Dead Fall takes place in what I assume to be a combination greenhouse/garden with a reference to plants dying...or people falling into the hands of plants….or…? Whatever. The site says “Victorian,” but having been a Victorian studies student in undergrad and grad school, I didn't see a lot of décor that reflected this theme besides the outside of the house and a simple graveyard near the end of the experience. This would have been one I would have forgotten except for the insane monstrosities that were the mangled and deformed Venus flytrap puppets that came out of fucking nowhere and tried to eat my hands off. Those were awesome. And terrifying. However, although I love plants and the Victorian era, I can't really give this house a good review because of lazy theming and storytelling. 6/10 (But more puppets, please. Thanks.)
Death Water Bayou was probably one of the best at theming. The fog swirled around the queue line all the way up to the entrance of the house, which was really, really well done. Spooky lights crept up the decaying planks of the wooden exterior. Pretty convincing at making me feel apprehensive about stepping foot in the place. Once inside, we were greeted by the Voodoo Queen, sitting in the middle of well-placed props and tchotchkes: skulls, taxidermied animals, bones, things in jars, straw, books, yadda yadda yadda. We filed further into the house and were met with Voodoo priests and kinda-zombie things that were genuinely spooky. Plants hung from the ceiling. It was honestly perfectly overgrown and dirty-looking for a house that was supposed to sit in the middle of a swamp, inhabited by a witchy woman. When we exited, the same fog that coursed through the house led us out. Well done. 9/10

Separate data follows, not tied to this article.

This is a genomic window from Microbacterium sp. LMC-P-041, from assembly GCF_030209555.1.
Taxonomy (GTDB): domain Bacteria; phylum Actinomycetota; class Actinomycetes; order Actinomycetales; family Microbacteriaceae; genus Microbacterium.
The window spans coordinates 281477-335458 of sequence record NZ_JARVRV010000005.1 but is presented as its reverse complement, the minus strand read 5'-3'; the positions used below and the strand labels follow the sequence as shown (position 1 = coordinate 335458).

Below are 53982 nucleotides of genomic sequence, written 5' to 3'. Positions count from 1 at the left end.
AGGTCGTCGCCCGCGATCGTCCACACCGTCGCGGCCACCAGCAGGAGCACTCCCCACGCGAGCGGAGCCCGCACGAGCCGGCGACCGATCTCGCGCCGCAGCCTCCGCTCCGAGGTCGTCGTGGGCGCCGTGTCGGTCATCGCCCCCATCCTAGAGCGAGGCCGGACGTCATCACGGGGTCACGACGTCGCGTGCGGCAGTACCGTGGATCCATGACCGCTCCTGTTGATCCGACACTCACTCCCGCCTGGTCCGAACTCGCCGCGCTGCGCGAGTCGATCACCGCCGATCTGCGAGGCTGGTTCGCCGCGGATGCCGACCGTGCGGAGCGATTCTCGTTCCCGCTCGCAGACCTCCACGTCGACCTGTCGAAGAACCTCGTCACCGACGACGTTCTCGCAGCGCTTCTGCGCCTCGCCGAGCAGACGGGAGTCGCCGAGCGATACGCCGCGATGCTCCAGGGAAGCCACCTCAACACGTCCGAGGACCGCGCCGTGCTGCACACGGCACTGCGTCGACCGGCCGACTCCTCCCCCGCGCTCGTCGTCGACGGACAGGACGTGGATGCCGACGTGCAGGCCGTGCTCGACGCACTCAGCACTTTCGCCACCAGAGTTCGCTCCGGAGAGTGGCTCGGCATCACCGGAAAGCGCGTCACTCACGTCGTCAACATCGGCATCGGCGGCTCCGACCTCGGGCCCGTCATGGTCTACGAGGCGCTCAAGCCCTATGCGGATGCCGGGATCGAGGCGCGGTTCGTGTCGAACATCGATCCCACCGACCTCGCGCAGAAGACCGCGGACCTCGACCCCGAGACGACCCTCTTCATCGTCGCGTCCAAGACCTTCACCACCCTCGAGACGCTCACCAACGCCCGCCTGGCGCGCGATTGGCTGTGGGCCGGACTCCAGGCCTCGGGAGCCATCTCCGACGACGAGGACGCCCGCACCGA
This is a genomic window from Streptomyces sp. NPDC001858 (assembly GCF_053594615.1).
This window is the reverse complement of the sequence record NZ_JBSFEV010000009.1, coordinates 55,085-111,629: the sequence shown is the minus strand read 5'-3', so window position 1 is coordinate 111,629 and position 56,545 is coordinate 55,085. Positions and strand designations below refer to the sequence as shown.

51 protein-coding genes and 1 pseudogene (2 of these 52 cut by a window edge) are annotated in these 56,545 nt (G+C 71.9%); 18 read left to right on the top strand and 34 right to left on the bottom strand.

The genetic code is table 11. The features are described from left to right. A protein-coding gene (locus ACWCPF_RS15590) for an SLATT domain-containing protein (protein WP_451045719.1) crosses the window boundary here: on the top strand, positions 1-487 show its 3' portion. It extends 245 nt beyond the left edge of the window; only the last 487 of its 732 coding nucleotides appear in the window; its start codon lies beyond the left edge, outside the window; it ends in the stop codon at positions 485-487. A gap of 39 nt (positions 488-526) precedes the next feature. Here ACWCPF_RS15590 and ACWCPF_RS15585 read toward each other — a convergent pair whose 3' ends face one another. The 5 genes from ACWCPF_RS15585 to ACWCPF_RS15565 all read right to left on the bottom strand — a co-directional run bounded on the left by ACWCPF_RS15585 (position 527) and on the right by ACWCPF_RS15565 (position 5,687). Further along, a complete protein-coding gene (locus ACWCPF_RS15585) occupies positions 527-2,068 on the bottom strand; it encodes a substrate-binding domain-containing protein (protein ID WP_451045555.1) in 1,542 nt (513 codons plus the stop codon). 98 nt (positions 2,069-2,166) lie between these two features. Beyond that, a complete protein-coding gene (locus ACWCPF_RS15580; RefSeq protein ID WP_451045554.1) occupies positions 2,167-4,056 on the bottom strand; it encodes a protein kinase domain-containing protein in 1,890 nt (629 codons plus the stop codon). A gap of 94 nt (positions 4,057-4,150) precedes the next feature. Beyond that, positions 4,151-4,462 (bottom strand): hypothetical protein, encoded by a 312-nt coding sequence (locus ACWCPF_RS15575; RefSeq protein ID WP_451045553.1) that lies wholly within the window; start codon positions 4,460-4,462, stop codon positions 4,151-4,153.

The BASEMENT was, holy shit, disgusting. Think of all the weird, gross, unsavory fluids that can come out of a person. Now imagine them spread on the floors and walls and ceilings of your house. Now imagine your house is underground and you are trapped inside with the crazy people who have smeared all that gross shit all over your house. That's The BASEMENT. It's a fucking cannery where they put people in cans. Like, tuna. Or green beans. But with human intestines and finger bones. Gross, right? But it was wonderful. Let me explain.